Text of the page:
CVI celebrates the conclusion of the 2021 Boards and Commissions Fellowship Program

Program fellows stand alongside civic leaders at the inaugural luncheon.

Citizen-run boards and commissions steer the operations of every public body, from the state level down to the local school district. The recommendations made by these bodies influence policies that impact our day-to-day lives. However, not everyone receives a place at the decision-making table, especially community members who have been historically excluded from these areas of civic management, such as women, people of color, people who identify as LGBTQIA+, and others. 

So what can we do to bring these underrepresented groups onto the playing field for their community?

2021 Fellows stand in the Boise City Council chambers following a mock hearing session.
Participants of the 2021 Boards and Commission Fellowship Program perform mock hearings in the Boise City Council chambers

The Boards & Commissions Fellowship Program, developed and operated by our Boards and Commissions Coordinator, Toni Belknap-Brinegar, is designed to provide the tools, education and resources Idahoans need to better apply and serve on Idaho’s boards and commissions. The Fellowship program is an opportunity for these fellows to grow into community leaders and to amplify their voices so they are able to incite long-term, meaningful change.

“Far too often I’ve felt invisible and unimportant in Idaho schools, jobs, and other spaces. But this fellowship did for me what I’ve never seen in any other space, and that was to listen with the intention of creating change through the leadership of folks in marginalized communities.”

-Tatiana Morales, a participant in the 2021 Fellowship. 

The program uses one-on-one coaching, monthly training courses, hands-on experience and relationship building over the course of six months. The fellows are equipped with the tools they need for participating in civic leadership, including parliamentary procedure, public meeting law, public budgeting, effective communication, decision-making skills, and more knowledge for success. The program also provides education for conservation-specific efforts, including training on the history of public land legislation, land use, and other environmental topics.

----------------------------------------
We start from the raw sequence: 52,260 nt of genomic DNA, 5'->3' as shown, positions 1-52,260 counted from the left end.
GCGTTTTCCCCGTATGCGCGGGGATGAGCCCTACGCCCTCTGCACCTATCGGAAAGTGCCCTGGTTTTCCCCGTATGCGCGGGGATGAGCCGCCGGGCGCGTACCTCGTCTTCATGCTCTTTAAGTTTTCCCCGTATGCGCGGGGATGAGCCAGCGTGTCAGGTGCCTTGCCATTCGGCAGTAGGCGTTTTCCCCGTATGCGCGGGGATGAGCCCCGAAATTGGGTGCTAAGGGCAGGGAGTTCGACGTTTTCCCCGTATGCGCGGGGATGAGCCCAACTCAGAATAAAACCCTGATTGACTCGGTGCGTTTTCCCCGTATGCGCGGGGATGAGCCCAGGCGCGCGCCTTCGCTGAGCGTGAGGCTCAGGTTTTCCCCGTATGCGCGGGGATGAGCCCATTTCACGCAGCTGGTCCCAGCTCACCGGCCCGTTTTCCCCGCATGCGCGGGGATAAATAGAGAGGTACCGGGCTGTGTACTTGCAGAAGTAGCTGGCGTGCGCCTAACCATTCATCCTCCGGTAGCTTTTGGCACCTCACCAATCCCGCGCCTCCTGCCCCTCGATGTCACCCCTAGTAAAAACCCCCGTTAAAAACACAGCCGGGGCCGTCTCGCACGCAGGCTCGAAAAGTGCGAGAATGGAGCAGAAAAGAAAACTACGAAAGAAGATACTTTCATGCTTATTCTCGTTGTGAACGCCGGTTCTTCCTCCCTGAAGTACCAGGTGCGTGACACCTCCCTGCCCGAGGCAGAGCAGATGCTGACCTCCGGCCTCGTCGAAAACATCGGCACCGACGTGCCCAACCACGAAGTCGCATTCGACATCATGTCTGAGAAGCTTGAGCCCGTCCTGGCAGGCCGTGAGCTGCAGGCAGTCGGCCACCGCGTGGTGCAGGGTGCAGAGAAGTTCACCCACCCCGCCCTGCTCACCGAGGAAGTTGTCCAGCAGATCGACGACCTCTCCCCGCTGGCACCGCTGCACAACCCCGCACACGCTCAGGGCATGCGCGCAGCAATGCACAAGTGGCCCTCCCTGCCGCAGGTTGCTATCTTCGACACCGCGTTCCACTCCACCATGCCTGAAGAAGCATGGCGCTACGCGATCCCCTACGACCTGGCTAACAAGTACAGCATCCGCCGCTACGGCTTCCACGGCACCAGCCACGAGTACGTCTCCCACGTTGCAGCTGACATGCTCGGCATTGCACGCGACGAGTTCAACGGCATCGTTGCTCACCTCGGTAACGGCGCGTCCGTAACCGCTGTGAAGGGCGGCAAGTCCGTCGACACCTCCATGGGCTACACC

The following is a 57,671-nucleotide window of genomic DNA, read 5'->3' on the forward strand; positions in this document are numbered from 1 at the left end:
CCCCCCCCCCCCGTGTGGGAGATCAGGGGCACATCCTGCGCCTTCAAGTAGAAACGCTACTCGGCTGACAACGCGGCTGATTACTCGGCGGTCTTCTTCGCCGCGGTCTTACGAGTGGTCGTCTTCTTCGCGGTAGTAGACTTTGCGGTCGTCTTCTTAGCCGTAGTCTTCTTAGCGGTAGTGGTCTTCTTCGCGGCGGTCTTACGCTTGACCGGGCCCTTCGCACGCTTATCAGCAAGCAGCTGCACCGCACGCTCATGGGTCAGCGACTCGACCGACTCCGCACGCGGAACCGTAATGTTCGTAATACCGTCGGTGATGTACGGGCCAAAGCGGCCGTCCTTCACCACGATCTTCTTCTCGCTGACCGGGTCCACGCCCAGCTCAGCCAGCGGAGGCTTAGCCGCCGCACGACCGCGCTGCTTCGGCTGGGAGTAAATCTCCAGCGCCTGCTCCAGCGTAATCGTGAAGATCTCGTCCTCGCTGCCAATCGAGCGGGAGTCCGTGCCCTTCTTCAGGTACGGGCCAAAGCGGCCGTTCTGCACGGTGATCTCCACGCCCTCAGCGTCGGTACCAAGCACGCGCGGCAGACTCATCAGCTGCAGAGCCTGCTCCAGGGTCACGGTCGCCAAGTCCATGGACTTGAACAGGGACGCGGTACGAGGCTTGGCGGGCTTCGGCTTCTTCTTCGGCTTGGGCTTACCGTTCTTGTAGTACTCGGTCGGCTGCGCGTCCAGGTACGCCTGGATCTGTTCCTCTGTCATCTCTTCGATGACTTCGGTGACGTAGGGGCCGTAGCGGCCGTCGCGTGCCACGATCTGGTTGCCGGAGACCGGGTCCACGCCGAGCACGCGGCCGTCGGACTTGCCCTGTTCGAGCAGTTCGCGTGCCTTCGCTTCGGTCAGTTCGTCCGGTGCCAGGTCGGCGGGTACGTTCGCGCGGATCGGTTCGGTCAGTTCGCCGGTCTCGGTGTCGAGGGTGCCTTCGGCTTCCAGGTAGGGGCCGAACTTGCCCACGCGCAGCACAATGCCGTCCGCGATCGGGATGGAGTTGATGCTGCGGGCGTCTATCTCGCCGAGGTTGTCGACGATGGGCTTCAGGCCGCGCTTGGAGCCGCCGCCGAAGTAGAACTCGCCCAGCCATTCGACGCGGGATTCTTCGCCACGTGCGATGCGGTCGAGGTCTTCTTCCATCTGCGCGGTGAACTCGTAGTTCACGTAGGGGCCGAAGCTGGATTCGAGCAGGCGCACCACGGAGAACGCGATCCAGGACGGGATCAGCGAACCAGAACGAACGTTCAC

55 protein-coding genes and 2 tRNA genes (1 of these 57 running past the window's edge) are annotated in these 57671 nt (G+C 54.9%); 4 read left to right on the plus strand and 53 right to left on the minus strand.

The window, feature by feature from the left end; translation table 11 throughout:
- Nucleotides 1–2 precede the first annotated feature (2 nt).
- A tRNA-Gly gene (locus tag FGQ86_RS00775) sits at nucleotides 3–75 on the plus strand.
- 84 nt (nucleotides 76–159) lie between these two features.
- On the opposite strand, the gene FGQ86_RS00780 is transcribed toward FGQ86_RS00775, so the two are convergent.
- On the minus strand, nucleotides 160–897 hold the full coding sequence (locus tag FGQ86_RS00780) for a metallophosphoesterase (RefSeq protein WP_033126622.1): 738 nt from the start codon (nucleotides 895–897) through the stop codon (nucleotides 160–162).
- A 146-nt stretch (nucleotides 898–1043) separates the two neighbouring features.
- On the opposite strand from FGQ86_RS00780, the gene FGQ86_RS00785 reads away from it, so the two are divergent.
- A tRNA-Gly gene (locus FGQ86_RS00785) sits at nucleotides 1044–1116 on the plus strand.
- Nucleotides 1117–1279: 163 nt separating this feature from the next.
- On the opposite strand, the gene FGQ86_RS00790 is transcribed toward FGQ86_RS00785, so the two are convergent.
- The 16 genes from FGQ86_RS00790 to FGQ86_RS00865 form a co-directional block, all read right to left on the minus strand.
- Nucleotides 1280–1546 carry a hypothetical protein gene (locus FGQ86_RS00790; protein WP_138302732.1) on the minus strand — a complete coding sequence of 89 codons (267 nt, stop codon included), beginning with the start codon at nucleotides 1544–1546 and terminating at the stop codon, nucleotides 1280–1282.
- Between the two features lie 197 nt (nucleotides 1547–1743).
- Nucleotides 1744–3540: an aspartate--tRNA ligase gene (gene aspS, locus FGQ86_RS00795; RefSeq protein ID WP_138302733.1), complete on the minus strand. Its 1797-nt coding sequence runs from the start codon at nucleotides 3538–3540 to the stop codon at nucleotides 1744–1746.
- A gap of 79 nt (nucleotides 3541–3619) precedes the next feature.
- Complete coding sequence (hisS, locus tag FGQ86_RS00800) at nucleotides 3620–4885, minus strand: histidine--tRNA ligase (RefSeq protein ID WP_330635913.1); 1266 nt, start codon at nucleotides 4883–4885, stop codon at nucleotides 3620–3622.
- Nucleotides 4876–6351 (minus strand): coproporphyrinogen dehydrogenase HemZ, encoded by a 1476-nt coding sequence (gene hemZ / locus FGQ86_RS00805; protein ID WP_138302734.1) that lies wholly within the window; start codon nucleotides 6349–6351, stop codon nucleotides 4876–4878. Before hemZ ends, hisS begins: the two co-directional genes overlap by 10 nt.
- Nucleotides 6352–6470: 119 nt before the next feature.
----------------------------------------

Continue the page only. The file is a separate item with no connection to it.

“The Fellowship ‘threw back the curtains’ for me and gave me an in-depth look at how policy is made, and the work that goes into influencing those outcomes,” says Jane White, another Fellow of the program. “The program has definitely prepared me for work in the public arena, to represent the entire community, and to speak on behalf of conservation issues.”

Two women (Representative Sue Chew and Fellow Annie Munoz) stand at a table together during the program luncheon.
Idaho District 17 Representative Sue Chew speaks with Fellow Annie Munoz at the program luncheon

In its inaugural year, the BCFP saw many great moments. Elected and appointed officials from across the valley came together to show their support for the Fellowship, sharing their experiences and knowledge as mentors and presenters. Nine officials, including City Councilwoman Lisa Sanchez, Representative Sue Chew, and Caldwell School Board Chair Marisela Pesina attended the program’s luncheon event earlier this summer, where they were paired with fellows to share meaningful conversations.

In a split from the normal remote or in-person training, the City of Boise allowed the program to run mock hearings within the City Council chambers. The Fellows simulated decision-making by using their newly developed parliamentary skills, as mock protestors picketed the hearing.

In early August, the program concluded with a graduation ceremony celebrating the 16 fellows alongside their loved ones. Several participants have already made progress in their communities, with roughly one-third of the graduates already appointed to their chosen boards, committees, and commissions.

Fellow Nick Wyatt has been Governor-appointed to the Idaho Council on Developmental Disabilities. Fellow Laura Diaz has been Governor-appointed to the Idaho Council on Domestic Violence and Victim Assistance. Fellows Tia Nowacki and Patty Bowen were appointed to the Open Spaces and Clean Water Advisory Committee for the City of Boise. Additionally, Fellow Shari Baber was appointed to the Boise Parks and Recreation Board, and Fellow Landon Labosky was invited to join Boise’s Planning and Zoning Committee.

Several other fellows have submitted applications for open seats on boards throughout the Treasure Valley, including the Boise School Board, Boise Parks and Recreation, Boise Planning and Zoning, and Boise’s Clean Water and Open Spaces Board.

“This opportunity allowed me to gain a better understanding of boards and commissions, what it means to serve, as well as opening doors for Women of Color to represent and engage in conversations impacting my community,”

-Patricia J. Walker, one of the graduates of the Fellowship.

Five masked fellows sit in a row in the Boise City Council chambers.
Fellows participating in a mock hearing


On September 14th, representatives from Conservation Voters for Idaho and the League of Conservation Voters will host a webinar to discuss the first year of the Fellowship program, as well as discuss the benefits of having environmental leaders participating in local boards and commissions.

Register here:

Applications for the 2022 Fellowship open October 1. For more information please visit or contact our Boards and Commissions Coordinator, Toni Belknap-Brinegar at